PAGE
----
This study has several important limitations. First, it had a retrospective design, with the bias inherent to such a design. In addition, only the IIEF-EF questionnaire, a subjective tool, was used to evaluate erectile function in the present study. Although the IIEF-EF questionnaire is an applicable and amenable tool for evaluating erectile function, it might be influenced by some pre- and postoperative factors, such as depression after clinical diagnosis, surgical decision, stress, pain at the surgical site, and the resulting compromise of libido. Therefore, objective assessments such as nocturnal penile tumescence tests, video-provoked erectile response measurements, and penile Doppler ultrasound might be needed to provide more data about erectile function. In addition, the follow-up period was too short after the surgery. The results after PD graft surgery published by the same unit have shown that even though short-term results are encouraging, the patient satisfaction rate is decreased considerably over the number of postoperative years.[31],[32] Therefore, patients who are dissatisfied with surgical outcomes in the short-term follow-up may be more dissatisfied after a long-term follow-up. Further studies are needed to clarify whether patients' understanding and preferences for surgical types can influence the long-term postoperative outcomes of PD. Finally, because there was no standard questionnaire to evaluate PD patients' understanding of the disease or the purpose of surgery, we prepared a questionnaire. However, due to lack of professionalism, the assessment might be biased.


  Conclusions Top


The present study showed that 16-dot plication and great saphenous vein grafting procedures could be objectively effective options in the surgical management of patients in the stable chronic phase of PD. Low patient satisfaction might be related to patients' lack of correct understanding of the disease and its treatment strategy as well as unrealistic expectations. In order to improve patient satisfaction, detailed and frank consultations should be conducted before the operation until patients have a correct understanding of the disease and knowledge about the advantages and disadvantages of different types of surgery. In addition, using a new objective method such as an accurate virtual 3D model may improve patient satisfaction by increasing patients' understanding of the severity of the disease and possible esthetic results after surgery.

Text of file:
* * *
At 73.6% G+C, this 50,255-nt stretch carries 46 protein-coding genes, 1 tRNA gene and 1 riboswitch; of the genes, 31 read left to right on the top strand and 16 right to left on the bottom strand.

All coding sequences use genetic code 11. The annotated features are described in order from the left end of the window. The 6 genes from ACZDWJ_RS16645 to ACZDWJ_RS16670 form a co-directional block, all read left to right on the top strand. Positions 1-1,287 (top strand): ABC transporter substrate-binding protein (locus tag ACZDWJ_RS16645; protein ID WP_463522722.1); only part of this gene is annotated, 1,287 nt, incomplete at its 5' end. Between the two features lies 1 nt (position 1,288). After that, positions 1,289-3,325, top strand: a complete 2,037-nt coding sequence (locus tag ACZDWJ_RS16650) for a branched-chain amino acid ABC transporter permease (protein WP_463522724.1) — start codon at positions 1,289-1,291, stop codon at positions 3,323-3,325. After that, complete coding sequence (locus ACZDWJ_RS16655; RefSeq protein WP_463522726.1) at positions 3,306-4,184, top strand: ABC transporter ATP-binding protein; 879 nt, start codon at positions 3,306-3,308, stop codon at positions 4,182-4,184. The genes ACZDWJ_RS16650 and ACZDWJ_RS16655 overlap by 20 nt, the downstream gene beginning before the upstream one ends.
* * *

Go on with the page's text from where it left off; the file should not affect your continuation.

Author Contributions Top


DCZ, JWB, WJL, and ZW designed the study, collected the clinical data, performed the statistical analysis, and drafted the manuscript. DCZ, JHG, MKX, WJL, and ZW participated in the operation. DCZ, JWB, JHG, MKX, WJL, and ZW revised the article. All authors read and approved the final manuscript.


  Competing Interests Top


All authors declared no competing interests.


  Acknowledgments Top


This work was supported by grants from the National Natural Science Foundation of China (No. 81700582), Shanghai Jiaotong University School of Medicine Multi-center Clinical Research Project (DLY201809), and Program for outstanding academic leader of Huangpu District.



 
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    Tables

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Abstract
Introduction